Presentation on theme: "Nicole McMillan, Matt Schuling, and Austin Stein February 23, 2010."— Presentation transcript:
Nicole McMillan, Matt Schuling, and Austin Stein February 23, 2010
The owner of a costume shop went to the public library and had harassing calls sent to a competing business owner. She asked a news crew to come to her place of business so she could tell her side of the story. 649A
(a) Whoever transmits in interstate or foreign commerce any communication containing any demand or request for a ransom or reward for the release of any kidnapped person, shall be fined under this title or imprisoned not more than twenty years, or both. (b) Whoever, with intent to extort from any person, firm, association, or corporation, any money or other thing of value, transmits in interstate or foreign commerce any communication containing any threat to kidnap any person or any threat to injure the person of another, shall be fined under this title or imprisoned not more than twenty years, or both. (c) Whoever transmits in interstate or foreign commerce any communication containing any threat to kidnap any person or any threat to injure the person of another, shall be fined under this title or imprisoned not more than five years, or both. (d)Whoever, with intent to extort from any person, firm, association, or corporation, any money or other thing of value, transmits in interstate or foreign commerce any communication containing any threat to injure the property or reputation of the addressee or of another or the reputation of a deceased person or any threat to accuse the addressee or any other person of a crime, shall be fined under this title or imprisoned not more than two years, or both.
You can’t communicate or transmit any of the following in interstate commerce: 1. A ransom demand 2. A threat to kidnap or injure someone with intent to extort money or anything else 3. Any threat to kidnap or injure someone (without monetary goal, lighter sentence) 4. Any threat to injure someone’s property or reputation with intent to extort money or anything else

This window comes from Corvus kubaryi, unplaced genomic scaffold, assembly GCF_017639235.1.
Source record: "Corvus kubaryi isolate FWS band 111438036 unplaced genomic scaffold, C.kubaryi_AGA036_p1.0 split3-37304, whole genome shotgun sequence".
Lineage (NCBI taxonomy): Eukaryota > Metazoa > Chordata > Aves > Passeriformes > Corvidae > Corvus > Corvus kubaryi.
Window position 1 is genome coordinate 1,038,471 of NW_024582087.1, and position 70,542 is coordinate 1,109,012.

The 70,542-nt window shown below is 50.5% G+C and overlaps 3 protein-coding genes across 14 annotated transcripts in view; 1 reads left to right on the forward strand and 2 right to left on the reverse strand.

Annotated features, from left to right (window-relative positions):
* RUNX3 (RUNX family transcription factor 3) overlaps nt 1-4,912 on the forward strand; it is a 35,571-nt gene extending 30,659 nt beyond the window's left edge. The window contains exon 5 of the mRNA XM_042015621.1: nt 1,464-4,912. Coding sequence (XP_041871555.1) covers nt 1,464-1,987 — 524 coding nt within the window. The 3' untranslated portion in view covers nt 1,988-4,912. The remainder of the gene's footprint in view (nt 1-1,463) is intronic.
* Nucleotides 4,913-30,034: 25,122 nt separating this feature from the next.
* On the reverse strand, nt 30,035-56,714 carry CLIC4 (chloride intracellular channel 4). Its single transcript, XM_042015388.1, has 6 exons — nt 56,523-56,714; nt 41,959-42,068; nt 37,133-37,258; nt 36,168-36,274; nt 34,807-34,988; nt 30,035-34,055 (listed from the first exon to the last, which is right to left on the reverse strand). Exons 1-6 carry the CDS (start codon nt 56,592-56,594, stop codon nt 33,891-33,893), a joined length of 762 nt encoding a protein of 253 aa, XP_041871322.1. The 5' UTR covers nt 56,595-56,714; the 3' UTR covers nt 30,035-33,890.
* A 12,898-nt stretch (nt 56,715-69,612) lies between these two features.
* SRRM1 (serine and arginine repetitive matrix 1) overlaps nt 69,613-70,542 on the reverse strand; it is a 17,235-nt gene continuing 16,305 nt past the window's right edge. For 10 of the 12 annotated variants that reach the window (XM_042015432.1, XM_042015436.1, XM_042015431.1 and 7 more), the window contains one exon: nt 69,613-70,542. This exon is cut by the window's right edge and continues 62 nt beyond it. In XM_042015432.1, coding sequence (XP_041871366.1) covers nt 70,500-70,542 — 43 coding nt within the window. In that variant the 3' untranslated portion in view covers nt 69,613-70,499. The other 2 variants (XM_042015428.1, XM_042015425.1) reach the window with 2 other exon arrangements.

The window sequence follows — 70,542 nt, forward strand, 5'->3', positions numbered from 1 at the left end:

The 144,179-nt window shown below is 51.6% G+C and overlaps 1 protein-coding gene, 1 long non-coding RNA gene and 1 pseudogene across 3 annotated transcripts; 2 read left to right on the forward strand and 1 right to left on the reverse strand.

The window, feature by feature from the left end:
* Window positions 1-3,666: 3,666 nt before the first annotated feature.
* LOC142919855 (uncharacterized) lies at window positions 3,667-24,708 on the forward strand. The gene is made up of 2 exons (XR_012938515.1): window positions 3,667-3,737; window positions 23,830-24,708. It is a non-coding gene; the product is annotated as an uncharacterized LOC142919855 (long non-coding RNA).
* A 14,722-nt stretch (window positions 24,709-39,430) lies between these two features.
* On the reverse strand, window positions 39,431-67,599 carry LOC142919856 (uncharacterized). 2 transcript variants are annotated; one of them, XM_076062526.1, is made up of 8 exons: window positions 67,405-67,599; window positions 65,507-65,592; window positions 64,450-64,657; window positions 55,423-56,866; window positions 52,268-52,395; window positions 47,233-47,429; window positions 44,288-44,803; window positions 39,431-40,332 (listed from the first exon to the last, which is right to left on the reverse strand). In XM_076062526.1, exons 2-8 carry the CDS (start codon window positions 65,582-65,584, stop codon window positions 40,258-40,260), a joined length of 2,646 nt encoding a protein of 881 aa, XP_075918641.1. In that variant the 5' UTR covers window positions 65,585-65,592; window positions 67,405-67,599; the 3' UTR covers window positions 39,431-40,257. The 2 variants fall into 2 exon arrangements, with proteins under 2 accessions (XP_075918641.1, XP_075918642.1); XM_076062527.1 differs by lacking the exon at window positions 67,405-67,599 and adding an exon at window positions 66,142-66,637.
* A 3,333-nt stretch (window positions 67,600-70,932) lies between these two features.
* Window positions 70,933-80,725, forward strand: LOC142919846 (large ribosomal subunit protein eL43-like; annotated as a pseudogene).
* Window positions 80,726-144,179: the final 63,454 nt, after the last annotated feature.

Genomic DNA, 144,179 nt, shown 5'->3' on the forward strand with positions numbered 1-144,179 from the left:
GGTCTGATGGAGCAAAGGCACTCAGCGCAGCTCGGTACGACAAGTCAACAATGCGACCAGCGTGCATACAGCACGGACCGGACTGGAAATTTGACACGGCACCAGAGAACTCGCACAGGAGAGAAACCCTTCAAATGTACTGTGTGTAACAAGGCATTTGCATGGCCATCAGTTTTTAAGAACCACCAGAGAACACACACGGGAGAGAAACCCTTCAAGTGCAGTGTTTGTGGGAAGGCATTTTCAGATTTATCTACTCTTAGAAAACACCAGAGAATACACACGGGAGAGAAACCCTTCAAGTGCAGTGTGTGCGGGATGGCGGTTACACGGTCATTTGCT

Prohibit using interstate communications for extortion purposes. Not just to protect people, also protect against the threat itself. The statute is about the threat, not necessarily the crime that is threatened. Protect people, property, and reputation.
Boyfriend sent a bomb threat to his girlfriend’s work via instant message. The message went from his home in Utah to the AOL hub in Virginia, then back to his girlfriend’s office in Utah. The message satisfied the jurisdictional element of § 875(c) because threat was transmitted across state lines, and there was no requirement that anyone in another state actually see it. The fact that the sender and the recipient were in the same state was irrelevant.
The threat must be one that a reasonable person would interpret as an expression of intent to inflict harm and actually cause fear in the recipient. Intent to communicate a threat is required; intent to actually get money is not. Intent to actually carry out the communicated threat is not required.
Conduct intended to harass or annoy someone, absent a specific threat. The Alkhabaz case provides an example of this problem.